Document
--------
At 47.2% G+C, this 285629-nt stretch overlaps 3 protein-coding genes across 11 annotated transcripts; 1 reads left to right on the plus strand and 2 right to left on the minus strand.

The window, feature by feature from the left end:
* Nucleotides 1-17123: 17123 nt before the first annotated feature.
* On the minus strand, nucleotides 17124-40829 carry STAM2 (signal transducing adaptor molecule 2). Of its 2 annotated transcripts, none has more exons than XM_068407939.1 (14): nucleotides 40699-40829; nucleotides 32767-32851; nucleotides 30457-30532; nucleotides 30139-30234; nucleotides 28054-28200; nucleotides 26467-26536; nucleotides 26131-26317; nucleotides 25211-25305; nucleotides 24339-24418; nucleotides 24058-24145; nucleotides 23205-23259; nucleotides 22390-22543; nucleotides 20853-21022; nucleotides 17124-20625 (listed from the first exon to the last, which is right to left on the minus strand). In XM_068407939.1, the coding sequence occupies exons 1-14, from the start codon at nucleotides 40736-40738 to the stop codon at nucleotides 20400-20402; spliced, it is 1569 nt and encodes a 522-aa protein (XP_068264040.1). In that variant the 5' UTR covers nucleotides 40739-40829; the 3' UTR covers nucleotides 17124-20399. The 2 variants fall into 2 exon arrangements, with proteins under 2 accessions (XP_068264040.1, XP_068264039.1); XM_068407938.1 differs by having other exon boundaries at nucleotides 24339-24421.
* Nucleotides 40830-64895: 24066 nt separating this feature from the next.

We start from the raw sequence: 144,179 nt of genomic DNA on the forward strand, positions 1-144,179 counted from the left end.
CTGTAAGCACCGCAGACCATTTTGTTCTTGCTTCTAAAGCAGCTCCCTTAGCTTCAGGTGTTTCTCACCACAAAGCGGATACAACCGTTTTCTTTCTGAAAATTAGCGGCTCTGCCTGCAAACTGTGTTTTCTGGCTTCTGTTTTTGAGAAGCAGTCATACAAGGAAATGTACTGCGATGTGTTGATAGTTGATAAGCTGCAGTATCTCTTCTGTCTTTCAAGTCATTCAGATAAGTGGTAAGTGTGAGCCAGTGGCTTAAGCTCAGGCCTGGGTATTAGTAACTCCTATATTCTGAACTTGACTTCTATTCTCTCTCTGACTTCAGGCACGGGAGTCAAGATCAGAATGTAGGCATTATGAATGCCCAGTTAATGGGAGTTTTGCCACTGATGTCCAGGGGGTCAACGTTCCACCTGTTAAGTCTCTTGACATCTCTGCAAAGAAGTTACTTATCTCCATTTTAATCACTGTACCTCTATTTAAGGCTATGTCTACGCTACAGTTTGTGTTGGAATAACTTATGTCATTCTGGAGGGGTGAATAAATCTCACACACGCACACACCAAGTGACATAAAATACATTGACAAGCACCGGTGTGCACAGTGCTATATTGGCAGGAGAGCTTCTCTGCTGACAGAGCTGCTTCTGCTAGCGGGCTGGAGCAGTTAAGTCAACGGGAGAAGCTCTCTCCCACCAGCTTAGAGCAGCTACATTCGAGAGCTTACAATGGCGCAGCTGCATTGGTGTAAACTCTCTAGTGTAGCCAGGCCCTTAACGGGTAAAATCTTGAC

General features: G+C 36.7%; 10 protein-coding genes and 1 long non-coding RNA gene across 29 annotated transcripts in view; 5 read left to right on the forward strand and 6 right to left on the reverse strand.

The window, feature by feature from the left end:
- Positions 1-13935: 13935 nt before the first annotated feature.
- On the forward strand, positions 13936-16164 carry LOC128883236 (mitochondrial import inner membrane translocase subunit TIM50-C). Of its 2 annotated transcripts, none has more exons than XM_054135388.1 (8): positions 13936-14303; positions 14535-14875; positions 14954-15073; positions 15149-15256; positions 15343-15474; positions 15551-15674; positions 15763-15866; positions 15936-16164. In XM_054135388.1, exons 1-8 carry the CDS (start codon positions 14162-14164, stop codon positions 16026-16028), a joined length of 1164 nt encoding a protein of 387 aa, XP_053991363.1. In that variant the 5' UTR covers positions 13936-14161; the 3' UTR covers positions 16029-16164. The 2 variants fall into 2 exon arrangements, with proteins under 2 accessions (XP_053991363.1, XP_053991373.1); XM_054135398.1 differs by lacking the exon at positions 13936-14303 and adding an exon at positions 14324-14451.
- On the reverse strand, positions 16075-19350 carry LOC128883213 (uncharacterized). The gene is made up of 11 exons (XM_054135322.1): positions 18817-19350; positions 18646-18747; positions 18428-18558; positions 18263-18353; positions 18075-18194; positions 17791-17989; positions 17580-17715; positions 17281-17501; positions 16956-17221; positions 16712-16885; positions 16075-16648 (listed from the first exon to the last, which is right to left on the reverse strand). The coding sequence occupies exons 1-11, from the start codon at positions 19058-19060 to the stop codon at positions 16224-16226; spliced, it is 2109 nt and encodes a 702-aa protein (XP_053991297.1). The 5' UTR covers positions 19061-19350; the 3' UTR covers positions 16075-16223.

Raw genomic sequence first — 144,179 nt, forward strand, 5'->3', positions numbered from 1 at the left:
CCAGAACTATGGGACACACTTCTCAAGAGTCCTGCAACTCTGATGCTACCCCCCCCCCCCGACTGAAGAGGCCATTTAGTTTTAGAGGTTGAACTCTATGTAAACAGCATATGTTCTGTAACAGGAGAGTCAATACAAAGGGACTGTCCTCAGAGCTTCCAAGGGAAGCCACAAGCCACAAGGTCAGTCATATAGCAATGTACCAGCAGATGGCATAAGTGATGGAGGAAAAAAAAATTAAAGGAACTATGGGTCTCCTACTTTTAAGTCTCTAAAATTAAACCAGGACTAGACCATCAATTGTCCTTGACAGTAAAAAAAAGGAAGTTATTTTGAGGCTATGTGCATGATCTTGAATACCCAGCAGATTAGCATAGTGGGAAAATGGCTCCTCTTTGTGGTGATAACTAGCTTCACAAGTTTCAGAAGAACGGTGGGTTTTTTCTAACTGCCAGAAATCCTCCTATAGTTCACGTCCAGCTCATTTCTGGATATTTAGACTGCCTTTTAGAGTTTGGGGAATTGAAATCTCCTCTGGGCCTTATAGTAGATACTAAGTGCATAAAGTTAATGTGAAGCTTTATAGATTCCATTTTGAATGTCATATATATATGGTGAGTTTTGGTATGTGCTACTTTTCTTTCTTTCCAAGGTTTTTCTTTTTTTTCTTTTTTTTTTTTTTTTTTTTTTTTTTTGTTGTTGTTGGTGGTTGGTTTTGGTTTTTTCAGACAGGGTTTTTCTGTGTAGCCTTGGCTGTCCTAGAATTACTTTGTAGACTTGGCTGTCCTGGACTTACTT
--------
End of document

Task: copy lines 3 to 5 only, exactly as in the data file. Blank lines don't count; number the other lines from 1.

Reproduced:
* Nucleotides 1-17123: 17123 nt before the first annotated feature.
* On the minus strand, nucleotides 17124-40829 carry STAM2 (signal transducing adaptor molecule 2). Of its 2 annotated transcripts, none has more exons than XM_068407939.1 (14): nucleotides 40699-40829; nucleotides 32767-32851; nucleotides 30457-30532; nucleotides 30139-30234; nucleotides 28054-28200; nucleotides 26467-26536; nucleotides 26131-26317; nucleotides 25211-25305; nucleotides 24339-24418; nucleotides 24058-24145; nucleotides 23205-23259; nucleotides 22390-22543; nucleotides 20853-21022; nucleotides 17124-20625 (listed from the first exon to the last, which is right to left on the minus strand). In XM_068407939.1, the coding sequence occupies exons 1-14, from the start codon at nucleotides 40736-40738 to the stop codon at nucleotides 20400-20402; spliced, it is 1569 nt and encodes a 522-aa protein (XP_068264040.1). In that variant the 5' UTR covers nucleotides 40739-40829; the 3' UTR covers nucleotides 17124-20399. The 2 variants fall into 2 exon arrangements, with proteins under 2 accessions (XP_068264040.1, XP_068264039.1); XM_068407938.1 differs by having other exon boundaries at nucleotides 24339-24421.
* Nucleotides 40830-64895: 24066 nt separating this feature from the next.